Friday, December 16, 2011

When Christopher Hitchens Came To Alabama -R.I.P

I am sadden by the death of Christopher Hitchens.

There seems to be quite an outpouring of Christian grief , celebration of life, and hope he made it. In some ways this would appear strange. This is quite different from the death of atheist journalist Oriana Fallaci who died in 2007. Oriana much beloved by Christians and Catholics was an athiest to the end but she recognized the importance and good in Christianity. See The deathbed friendship between a bishop and an atheist.

Hitchens on the other hand never had such an open view. Still people respect folks that buck convention and have sincerity and he was that.

I hope like this Southern Baptist Theologian does that Hitchens made it to Heaven. See Christopher Hitchens Might Be in Heaven. Though as a Catholic I am banking much more on the process of purgatory and thus will pray for his soul. That is the least I can do. It might be futile and I shall not know till dead but there is hope.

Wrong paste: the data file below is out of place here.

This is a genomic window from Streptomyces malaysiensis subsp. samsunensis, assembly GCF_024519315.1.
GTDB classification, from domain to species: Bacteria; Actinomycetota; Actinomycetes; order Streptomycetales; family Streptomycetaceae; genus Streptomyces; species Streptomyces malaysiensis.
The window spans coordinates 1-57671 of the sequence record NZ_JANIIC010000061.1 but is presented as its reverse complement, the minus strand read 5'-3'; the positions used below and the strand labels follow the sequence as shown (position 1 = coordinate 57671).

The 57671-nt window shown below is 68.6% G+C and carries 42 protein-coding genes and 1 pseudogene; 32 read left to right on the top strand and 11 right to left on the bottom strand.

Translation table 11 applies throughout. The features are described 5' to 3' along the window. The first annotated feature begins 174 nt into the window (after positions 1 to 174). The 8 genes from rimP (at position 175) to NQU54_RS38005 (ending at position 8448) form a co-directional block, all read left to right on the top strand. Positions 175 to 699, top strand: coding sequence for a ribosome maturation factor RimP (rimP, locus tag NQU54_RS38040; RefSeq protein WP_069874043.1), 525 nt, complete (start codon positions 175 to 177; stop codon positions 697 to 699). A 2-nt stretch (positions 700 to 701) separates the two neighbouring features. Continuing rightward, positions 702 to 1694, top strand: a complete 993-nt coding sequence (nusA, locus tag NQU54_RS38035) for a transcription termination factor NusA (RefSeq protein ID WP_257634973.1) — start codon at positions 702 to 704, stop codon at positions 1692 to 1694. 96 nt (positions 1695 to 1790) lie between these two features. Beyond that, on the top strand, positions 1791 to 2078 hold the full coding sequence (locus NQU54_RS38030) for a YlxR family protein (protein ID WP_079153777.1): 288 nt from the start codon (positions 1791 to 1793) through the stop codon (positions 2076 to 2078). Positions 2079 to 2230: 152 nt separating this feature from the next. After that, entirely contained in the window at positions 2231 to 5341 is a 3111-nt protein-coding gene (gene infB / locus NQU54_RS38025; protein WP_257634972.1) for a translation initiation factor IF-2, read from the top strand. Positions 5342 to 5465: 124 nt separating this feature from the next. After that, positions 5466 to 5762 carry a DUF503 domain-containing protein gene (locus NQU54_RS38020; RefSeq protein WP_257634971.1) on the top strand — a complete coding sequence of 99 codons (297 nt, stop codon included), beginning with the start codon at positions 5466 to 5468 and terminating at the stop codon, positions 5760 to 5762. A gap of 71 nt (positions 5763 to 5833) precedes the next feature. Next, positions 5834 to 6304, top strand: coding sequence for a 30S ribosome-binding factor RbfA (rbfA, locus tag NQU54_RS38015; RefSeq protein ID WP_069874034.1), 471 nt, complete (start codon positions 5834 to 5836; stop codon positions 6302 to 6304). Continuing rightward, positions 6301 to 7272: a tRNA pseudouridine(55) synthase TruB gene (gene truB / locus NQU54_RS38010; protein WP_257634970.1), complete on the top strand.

The Anchoress has a great post and much of links up ar Christopher Hitchens: A Singular Voice Silenced

However the first image thing that came to mind to was his Southern USA tour this morning. I followed that with some great interest as he toured the Bible Belt at times giving encouragement to Dixie Athiest and non believers which was covered by the local press.

Catholic Amy Wellborn had a good post on his visit to Birminghan Alabama. See Pity The Neanderthals!. For whatever reason since I read the piece this image of Hitchens is the first to come to mind and brings a smile to my face. She writes:

..I watched Hitchens sign books for a while – until I spotted Noah Lett of EWTN in the crowd and went to talk to him. It was pretty entertaining, in an awkward way, to watch the Super Friendly Southern Atheists who were so happy to see Hitchens come around the table to have their pictures taken , fling their arms around him without asking him if it was okay, give him big old hugs, and put their faces right next to his. His expression was so pained – and I don’t think it was the cancer....

I wonder how much of that cultural difference perhaps "pain" Hitchens had to endure on his trips down South

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